Greenhouse gas removal

Providing solutions for hard to abate emissions
The Intergovernmental Panel on Climate Change (IPCC) recognises that reducing emissions and even reaching Net Zero Emissions targets will not be enough to avoid dangerous levels of global warming. We must also actively remove historical carbon dioxide already in the atmosphere.

Moreover, some greenhouse gas emissions such as emissions due to high temperature heating, emissions from industrial process such as cement production and emissions such as those from the breakdown of manure may prove to be very difficult or costly to abate.

Development of low-cost and effective processes to remove carbon dioxide from the atmosphere and securely store that carbon dioxide may offer lower cost alternatives than seeking to eliminate the hard to abate emissions. 

Carbon capture and storage present distinct technological challenges. Our researchers are working to address these challenges by focusing their efforts on the following research areas.

Featured research: Direct air capture of C02

Research projects

Small amounts of CO2, methane and other fossil fuel emissions have an outsized impact on global warming. Although they exist at low concentrations in the atmosphere – around just 0.04% in the case of CO2 and 0.00017% for methane – they are nevertheless exceptionally good at trapping heat. Yet the low concentrations and the chemical nature of these compounds makes them difficult to filter out of the atmosphere.

To address this challenge, we’re developing engineered approaches to carbon removal via Direct Air Capture (DAC) through the design of nanomaterials that selectively trap greenhouse gas molecules, such as CO2. This will provide a sustainable source of CO2, a key commodity for agriculture and horticulture, and as a valuable feedstock for renewable fuels.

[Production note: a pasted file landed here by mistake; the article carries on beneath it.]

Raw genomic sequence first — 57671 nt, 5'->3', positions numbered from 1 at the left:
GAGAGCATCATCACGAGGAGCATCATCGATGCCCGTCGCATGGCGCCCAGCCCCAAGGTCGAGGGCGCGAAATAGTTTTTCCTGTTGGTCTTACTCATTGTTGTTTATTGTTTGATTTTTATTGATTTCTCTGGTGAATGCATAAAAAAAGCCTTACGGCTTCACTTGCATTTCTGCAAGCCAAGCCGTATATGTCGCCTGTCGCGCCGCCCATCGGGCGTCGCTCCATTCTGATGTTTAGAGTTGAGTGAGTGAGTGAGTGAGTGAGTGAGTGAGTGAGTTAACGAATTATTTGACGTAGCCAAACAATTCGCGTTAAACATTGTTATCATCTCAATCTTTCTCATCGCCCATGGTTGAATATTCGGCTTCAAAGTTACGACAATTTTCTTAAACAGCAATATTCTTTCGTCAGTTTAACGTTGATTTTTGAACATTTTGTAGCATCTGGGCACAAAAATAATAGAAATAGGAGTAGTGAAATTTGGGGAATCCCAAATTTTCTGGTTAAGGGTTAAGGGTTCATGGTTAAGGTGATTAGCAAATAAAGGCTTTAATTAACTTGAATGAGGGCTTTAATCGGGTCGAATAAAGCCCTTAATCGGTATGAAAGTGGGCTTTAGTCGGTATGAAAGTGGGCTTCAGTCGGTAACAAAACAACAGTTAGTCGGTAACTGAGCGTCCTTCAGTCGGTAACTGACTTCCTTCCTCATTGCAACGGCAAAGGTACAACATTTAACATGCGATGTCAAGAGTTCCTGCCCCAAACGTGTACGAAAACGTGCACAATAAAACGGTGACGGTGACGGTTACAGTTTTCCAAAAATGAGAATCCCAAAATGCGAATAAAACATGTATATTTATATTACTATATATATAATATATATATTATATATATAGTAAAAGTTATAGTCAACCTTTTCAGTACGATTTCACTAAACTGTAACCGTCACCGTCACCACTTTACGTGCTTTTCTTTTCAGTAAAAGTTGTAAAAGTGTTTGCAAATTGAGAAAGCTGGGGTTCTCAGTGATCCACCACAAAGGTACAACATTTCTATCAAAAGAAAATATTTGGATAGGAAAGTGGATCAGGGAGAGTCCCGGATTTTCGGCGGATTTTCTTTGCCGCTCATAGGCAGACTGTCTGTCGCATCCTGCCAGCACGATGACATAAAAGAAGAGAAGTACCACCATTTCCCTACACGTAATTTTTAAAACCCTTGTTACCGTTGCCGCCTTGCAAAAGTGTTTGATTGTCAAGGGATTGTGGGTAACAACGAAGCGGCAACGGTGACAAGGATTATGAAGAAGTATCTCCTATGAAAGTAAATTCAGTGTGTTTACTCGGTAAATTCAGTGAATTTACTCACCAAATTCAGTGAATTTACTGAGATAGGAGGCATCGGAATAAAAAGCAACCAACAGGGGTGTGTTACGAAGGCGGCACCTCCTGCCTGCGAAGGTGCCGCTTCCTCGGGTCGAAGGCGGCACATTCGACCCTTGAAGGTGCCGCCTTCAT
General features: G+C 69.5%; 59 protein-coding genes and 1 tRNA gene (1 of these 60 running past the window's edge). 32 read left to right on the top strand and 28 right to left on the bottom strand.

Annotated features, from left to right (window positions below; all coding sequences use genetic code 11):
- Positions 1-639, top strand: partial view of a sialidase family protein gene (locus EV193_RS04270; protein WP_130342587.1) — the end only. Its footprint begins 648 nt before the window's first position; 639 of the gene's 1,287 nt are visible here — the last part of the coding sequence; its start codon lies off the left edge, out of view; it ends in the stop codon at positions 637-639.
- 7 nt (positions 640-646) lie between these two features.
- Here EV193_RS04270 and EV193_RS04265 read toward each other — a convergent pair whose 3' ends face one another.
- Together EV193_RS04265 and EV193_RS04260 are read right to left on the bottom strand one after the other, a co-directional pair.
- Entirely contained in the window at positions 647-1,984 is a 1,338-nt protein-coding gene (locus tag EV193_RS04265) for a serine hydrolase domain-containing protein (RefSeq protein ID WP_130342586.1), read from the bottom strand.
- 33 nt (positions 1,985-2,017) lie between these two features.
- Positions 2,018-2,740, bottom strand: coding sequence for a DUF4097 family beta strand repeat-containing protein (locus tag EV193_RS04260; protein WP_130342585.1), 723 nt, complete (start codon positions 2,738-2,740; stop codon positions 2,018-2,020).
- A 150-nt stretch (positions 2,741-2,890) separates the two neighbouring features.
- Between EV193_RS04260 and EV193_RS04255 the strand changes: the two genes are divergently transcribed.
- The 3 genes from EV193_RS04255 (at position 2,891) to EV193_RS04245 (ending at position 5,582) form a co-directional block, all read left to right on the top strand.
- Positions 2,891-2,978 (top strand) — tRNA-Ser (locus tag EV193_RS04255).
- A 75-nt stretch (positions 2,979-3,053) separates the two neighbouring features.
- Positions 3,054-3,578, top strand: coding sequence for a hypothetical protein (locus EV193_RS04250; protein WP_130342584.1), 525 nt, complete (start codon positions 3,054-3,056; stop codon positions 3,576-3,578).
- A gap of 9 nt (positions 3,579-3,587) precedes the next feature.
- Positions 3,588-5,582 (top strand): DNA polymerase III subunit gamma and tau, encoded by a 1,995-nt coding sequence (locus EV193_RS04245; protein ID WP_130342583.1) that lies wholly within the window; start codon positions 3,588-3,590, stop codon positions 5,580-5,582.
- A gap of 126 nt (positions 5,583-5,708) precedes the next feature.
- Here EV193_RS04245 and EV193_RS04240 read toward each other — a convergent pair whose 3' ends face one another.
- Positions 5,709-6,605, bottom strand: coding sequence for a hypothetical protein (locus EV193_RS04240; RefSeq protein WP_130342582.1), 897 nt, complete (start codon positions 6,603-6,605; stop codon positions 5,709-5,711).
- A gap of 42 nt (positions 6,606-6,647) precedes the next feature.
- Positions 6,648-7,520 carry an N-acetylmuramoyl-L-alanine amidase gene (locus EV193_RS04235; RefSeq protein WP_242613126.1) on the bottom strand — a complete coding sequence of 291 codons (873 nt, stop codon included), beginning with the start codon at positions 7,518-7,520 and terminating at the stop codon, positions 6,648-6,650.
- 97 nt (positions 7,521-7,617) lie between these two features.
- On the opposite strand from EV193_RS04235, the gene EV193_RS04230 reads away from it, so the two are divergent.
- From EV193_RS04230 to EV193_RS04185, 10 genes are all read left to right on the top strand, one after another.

The removal of CO2 from the ambient air using renewable energy can be achieved using specially designed nanomaterials called Metal-Organic Frameworks (MOFs) which can be produced economically and at scale.

We're looking at new techniques to develop advanced MOFs with highly sought-after physicochemical properties such as ultrahigh selectivity for CO2 combined with air and water stability.

We're also researching nanomaterials with outstanding efficiency for conversion of CO2 to commodity chemicals.

Lead: Professor Deanna D'Alessandro

Team: Professor Timothy Langrish, Dr Gustavo Fimbres Weihs, Professor Anita Ho-Baillie, Professor Christopher Wright, Dr Gareth Bryant, Associate Professor Amanda Tattersall, Katie Moore

We’re developing engineered approaches to carbon removal via soil sequestration of carbon. As the largest body of terrestrial carbon, soils are widely recognised as an important sink for atmospheric carbon. Our work seeks to improve the persistence of soil carbon by advancing our understanding of carbon sequestration in soils and ultimately redesigning better soils that can maintain higher levels of carbon.

Research areas:

  • Implementing methods to quantify soil carbon and thus verify increased CO2sequestration by soils.
  • Developing methods for increasing carbon in soil via DAC leading to high CO2cropping (increasing biomass capture), understanding microbial processes and soil mediated by nanomaterials and improving the retention of carbon as microbial necromass adsorbed into nanomaterials.